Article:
Science is Not Relative

In a recent essay bemoaning the loss of psychology in favor of what he considers an overly biologically deterministic psychiatry, Richard C. Morias, a senior editor at Forbes, confesses a "vague suspicion" that "21st century America is ... suffering from an unhealthy obsession with science and technology."1 Certainly, it's difficult to escape from coverage of these issues. Morias' is an intriguing and provocative thesis, but sadly, his claimed obsession is just a loud idle burbling rather than a

Richard Gallagher(rgallagher@the-scientist.com)
Jun 5, 2005

In a recent essay bemoaning the loss of psychology in favor of what he considers an overly biologically deterministic psychiatry, Richard C. Morias, a senior editor at Forbes, confesses a "vague suspicion" that "21st century America is ... suffering from an unhealthy obsession with science and technology."1 Certainly, it's difficult to escape from coverage of these issues. Morias' is an intriguing and provocative thesis, but sadly, his claimed obsession is just a loud idle burbling rather than a true understanding of the science.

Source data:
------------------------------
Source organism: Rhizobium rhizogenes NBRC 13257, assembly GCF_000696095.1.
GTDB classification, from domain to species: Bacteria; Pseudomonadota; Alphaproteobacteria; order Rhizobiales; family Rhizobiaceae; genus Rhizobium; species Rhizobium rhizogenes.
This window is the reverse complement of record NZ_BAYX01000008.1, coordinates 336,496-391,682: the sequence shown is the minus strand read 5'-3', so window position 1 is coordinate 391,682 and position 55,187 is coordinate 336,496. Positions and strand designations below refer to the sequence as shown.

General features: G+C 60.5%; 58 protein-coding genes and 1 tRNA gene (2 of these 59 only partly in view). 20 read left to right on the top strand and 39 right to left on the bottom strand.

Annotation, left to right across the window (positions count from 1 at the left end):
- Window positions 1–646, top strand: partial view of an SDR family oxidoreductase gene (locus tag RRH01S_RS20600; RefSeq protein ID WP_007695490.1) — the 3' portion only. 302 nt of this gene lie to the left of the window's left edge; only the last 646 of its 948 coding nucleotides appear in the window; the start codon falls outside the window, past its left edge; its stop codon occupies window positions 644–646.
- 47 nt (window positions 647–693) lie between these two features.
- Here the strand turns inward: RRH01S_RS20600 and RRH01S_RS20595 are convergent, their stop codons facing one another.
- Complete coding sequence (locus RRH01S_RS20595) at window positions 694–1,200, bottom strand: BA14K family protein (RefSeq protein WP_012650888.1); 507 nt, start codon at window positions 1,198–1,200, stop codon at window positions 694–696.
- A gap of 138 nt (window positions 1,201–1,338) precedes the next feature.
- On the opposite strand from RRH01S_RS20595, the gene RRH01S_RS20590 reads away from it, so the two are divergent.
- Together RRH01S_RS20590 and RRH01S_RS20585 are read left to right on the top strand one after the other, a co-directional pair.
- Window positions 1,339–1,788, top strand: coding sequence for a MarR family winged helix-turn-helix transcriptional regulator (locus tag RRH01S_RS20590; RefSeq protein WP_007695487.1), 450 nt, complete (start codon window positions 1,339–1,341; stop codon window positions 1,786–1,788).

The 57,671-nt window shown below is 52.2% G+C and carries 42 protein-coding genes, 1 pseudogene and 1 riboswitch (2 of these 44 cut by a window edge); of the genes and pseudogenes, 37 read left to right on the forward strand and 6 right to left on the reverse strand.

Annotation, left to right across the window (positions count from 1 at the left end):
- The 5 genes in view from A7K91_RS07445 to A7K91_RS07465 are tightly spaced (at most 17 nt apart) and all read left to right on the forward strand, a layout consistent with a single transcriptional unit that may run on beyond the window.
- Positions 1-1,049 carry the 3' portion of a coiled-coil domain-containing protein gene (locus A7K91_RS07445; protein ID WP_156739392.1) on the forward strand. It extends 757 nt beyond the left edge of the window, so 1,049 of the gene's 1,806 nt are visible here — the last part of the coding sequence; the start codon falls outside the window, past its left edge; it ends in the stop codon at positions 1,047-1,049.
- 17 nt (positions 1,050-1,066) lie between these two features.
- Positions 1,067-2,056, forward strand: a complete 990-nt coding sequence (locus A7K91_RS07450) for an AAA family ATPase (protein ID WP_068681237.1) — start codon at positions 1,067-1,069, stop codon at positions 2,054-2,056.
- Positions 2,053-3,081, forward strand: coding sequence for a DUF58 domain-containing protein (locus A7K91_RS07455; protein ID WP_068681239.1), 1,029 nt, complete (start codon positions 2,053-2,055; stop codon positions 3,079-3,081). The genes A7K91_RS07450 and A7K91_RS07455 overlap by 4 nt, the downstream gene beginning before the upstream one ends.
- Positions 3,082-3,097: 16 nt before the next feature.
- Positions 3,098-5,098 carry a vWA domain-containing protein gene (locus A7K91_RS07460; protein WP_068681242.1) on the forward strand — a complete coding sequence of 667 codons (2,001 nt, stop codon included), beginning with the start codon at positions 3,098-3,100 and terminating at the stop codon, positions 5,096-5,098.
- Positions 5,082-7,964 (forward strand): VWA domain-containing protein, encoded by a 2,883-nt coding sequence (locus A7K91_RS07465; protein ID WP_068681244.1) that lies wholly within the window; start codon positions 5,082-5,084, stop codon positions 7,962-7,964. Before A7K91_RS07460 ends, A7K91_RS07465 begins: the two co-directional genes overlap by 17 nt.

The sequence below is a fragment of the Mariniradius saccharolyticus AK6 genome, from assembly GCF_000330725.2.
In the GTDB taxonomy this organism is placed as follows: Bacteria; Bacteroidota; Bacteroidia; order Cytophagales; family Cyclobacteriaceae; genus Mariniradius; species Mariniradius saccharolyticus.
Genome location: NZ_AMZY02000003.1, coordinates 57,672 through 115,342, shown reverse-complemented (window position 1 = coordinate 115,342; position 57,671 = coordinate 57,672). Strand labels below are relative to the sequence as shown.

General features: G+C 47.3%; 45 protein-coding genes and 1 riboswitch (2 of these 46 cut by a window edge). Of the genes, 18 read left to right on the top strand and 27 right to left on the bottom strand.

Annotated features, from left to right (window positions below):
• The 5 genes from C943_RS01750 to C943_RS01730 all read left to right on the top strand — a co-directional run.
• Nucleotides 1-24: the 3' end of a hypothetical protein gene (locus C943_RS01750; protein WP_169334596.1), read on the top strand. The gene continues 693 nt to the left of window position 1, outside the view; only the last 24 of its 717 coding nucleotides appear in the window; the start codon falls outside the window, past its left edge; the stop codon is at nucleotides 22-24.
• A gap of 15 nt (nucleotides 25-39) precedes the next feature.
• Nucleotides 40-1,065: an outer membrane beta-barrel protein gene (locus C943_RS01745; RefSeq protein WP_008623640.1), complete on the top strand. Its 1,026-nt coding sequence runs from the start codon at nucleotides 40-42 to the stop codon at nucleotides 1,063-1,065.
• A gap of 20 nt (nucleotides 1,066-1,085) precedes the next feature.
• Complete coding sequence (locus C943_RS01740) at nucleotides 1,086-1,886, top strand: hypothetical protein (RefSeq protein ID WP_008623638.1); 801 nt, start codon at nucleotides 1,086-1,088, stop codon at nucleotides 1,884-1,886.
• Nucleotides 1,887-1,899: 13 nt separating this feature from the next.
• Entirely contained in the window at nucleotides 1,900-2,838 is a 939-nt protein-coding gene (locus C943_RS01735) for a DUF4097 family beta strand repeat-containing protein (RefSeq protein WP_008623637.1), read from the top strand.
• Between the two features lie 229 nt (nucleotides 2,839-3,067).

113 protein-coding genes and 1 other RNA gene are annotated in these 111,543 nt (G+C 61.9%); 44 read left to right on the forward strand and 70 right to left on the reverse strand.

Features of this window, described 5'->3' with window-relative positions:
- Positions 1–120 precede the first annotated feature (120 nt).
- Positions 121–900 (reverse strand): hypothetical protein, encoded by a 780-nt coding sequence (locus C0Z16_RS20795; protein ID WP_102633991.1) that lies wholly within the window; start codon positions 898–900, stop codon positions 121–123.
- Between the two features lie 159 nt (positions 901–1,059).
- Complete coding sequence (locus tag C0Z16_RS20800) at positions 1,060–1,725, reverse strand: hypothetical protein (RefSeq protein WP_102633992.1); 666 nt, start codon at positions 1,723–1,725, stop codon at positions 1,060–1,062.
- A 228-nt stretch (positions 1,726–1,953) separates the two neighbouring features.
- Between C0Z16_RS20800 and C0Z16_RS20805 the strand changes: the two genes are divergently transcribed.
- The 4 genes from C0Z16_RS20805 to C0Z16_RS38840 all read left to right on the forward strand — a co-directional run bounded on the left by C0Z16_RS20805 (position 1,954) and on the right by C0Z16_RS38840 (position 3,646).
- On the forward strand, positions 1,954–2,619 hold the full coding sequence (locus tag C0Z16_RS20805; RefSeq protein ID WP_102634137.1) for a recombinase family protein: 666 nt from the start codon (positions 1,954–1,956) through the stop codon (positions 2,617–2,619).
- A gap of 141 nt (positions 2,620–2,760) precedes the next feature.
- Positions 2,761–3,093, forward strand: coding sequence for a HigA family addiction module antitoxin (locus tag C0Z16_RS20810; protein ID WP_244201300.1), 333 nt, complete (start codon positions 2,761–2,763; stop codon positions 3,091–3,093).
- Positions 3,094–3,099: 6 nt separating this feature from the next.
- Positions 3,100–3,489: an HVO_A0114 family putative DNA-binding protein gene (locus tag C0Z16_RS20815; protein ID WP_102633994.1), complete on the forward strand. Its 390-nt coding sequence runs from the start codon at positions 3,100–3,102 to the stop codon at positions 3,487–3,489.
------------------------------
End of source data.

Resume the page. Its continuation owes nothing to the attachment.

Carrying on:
Take the recent creation of stem cells through cloning adult cells instead of creating embryos. The Korean research team's publication in Science2 provoked endless comment, from enthusiastic commendation to vehement condemnation. But almost none of the reaction focused on the research itself. Instead it was packaged as a personal experience: In the words of Morias' cherished psychologists, "how does human cloning make you feel?"...